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by Guardian.co.uk” width=”140″ height=”45″ />This article titled “Climbing in the Caucasus: postcard views from the towers of Ushguli, Georgia” was written by Chloe White, for The Guardian on Wednesday 1st February 2017 13.00 UTC
Deep in the Caucasus mountains, in the Georgian region of Svaneti, is Ushguli – at 2,100 metres above sea level it’s among the highest continuously inhabited villages in Europe. To get there, we climbed for three days on our tandem up a steep, rocky road. Finally, after crossing landslides and helping to free a 4×4 from deep mud, we arrived.
Snug between two steep hills of the deepest green, by a river of crystal-clear glacial meltwater, was a collection of mossy stone buildings topped with enormous slates. Children on horseback, chased by stray dogs, galloped along narrow muddy streets, and old women sat side by side milking their cows. It was a Grimm brothers dream and from the window of our guesthouse, we gazed on Shkhara, Georgia’s highest mountain, which soars to over 5,000 metres and was thick with snow even in August. It marks the Russian border.
Adding to the fairytale feeling are about 30 ancient stone towers, scattered around the village. Most were built between the 9th and 12th centuries by families seeking safety from an endless stream of medieval invaders who swept through the area. Villagers would retreat to the top with precious possessions and food, and wait for the enemy to move on.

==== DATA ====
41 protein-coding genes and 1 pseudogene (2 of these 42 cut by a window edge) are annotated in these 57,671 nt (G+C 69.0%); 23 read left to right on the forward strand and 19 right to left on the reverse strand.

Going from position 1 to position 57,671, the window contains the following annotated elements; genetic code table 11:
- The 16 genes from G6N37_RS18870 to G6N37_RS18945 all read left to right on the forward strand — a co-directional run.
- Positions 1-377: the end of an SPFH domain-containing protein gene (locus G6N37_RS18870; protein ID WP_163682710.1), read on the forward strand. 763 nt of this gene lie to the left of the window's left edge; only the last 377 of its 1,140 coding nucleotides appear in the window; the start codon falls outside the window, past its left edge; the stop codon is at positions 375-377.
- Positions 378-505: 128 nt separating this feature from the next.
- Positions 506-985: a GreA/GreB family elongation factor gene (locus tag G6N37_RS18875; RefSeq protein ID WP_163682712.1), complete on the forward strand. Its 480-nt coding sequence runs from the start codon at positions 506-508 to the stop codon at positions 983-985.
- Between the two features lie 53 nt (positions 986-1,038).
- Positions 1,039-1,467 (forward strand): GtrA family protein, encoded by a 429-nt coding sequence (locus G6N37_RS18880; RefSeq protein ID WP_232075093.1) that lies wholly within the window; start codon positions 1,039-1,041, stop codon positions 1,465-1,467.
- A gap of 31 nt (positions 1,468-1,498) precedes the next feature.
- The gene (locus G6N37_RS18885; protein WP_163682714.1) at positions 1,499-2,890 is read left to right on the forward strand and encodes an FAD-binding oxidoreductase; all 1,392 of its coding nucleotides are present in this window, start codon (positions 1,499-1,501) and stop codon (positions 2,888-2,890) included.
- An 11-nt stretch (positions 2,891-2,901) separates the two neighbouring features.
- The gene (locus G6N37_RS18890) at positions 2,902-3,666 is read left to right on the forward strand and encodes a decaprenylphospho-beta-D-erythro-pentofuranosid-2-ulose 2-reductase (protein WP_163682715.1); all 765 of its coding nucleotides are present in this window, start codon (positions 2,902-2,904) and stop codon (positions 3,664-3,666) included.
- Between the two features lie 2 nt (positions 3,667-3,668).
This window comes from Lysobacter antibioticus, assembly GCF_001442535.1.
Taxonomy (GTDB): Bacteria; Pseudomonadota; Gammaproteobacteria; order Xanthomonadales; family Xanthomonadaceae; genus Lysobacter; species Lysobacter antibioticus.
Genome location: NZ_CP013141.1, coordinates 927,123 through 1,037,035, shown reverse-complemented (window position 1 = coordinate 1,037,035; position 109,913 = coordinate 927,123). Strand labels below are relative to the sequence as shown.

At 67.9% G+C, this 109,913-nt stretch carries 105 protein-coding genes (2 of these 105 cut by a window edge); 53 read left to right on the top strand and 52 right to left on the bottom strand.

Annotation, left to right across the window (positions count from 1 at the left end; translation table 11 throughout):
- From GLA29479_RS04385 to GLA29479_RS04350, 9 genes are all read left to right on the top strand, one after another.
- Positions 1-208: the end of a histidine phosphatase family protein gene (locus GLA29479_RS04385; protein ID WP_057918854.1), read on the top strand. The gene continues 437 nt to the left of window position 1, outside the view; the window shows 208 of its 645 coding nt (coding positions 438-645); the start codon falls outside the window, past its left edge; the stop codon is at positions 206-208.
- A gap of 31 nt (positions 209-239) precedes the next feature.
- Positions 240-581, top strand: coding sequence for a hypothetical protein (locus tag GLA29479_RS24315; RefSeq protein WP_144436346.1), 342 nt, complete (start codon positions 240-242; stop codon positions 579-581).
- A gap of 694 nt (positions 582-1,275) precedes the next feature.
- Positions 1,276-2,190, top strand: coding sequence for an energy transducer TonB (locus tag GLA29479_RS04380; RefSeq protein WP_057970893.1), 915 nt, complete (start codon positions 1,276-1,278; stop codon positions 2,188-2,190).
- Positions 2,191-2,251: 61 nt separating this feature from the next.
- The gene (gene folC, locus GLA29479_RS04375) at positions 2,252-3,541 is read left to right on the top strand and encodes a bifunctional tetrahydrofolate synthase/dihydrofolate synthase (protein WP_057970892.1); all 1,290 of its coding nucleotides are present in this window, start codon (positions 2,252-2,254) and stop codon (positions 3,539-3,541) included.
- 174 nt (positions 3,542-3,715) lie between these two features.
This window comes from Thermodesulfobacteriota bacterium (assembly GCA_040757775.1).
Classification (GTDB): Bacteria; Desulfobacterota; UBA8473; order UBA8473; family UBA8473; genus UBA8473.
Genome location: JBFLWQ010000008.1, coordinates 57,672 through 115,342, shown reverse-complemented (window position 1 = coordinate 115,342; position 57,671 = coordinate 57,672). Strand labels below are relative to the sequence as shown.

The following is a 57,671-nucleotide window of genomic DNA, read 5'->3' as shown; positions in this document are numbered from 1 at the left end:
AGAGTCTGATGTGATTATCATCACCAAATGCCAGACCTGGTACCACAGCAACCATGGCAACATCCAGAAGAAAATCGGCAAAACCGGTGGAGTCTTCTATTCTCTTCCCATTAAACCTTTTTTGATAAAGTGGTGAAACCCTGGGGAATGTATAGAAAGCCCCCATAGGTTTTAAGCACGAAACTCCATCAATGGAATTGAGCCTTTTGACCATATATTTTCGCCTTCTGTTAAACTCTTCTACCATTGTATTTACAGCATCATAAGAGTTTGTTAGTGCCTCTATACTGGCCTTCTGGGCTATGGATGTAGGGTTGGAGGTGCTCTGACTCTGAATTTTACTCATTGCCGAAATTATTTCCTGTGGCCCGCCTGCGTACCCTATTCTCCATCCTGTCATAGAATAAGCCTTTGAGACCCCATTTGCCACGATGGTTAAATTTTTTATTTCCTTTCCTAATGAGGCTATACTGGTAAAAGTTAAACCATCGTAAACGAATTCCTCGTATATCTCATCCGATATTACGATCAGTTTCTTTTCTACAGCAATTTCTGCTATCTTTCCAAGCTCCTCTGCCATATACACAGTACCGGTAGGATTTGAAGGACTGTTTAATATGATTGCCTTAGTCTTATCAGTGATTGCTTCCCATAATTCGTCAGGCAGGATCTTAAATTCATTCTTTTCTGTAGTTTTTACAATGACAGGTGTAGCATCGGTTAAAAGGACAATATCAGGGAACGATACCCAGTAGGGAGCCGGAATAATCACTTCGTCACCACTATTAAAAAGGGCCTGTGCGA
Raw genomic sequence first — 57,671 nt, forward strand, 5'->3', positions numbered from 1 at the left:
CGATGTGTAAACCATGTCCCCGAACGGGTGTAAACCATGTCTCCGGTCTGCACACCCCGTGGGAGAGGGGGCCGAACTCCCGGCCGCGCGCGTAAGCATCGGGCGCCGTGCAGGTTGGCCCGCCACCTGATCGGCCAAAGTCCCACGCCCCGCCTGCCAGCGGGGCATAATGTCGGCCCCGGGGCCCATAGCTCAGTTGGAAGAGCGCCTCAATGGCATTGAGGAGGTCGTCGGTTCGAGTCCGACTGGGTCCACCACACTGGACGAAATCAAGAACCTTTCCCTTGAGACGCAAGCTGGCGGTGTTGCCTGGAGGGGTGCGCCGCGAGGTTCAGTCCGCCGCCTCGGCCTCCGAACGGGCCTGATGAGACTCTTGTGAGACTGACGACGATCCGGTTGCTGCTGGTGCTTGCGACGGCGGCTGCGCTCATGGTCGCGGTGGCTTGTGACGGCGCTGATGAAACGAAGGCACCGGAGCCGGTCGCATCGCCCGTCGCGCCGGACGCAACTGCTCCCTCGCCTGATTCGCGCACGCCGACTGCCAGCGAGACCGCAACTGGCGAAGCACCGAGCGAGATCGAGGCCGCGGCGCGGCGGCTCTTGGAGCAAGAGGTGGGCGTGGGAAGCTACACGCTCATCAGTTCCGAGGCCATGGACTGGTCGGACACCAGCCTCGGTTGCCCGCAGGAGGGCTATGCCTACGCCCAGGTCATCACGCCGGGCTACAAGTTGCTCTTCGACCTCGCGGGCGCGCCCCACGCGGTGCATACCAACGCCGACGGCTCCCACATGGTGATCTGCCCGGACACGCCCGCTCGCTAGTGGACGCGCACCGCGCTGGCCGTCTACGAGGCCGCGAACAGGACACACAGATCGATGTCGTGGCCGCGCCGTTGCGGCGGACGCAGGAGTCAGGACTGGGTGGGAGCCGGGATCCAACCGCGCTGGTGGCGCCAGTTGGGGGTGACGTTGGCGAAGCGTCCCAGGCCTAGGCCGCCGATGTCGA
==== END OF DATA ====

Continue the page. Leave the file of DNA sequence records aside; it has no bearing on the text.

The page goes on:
We paid a lari (25p) to go up one with the help of a local rock climber – there are no stairs as such – who guided, pushed and pulled us up a rather precarious interior. We popped out of a hole in the roof to a postcard view of the village.
Despite its remote location, the village manages to offer tourist services without losing its distinct character. Many locals let rooms in their houses (we paid £7 a night), or “tent places” in their gardens, and there are a few small cafes serving Georgian wine, khachapuri (cheese-filled bread) and aromatic soup. There are even two small museums, the best being the “ethnographic” museum, which shows what the inside of a traditional Ushguli house would once have looked like.
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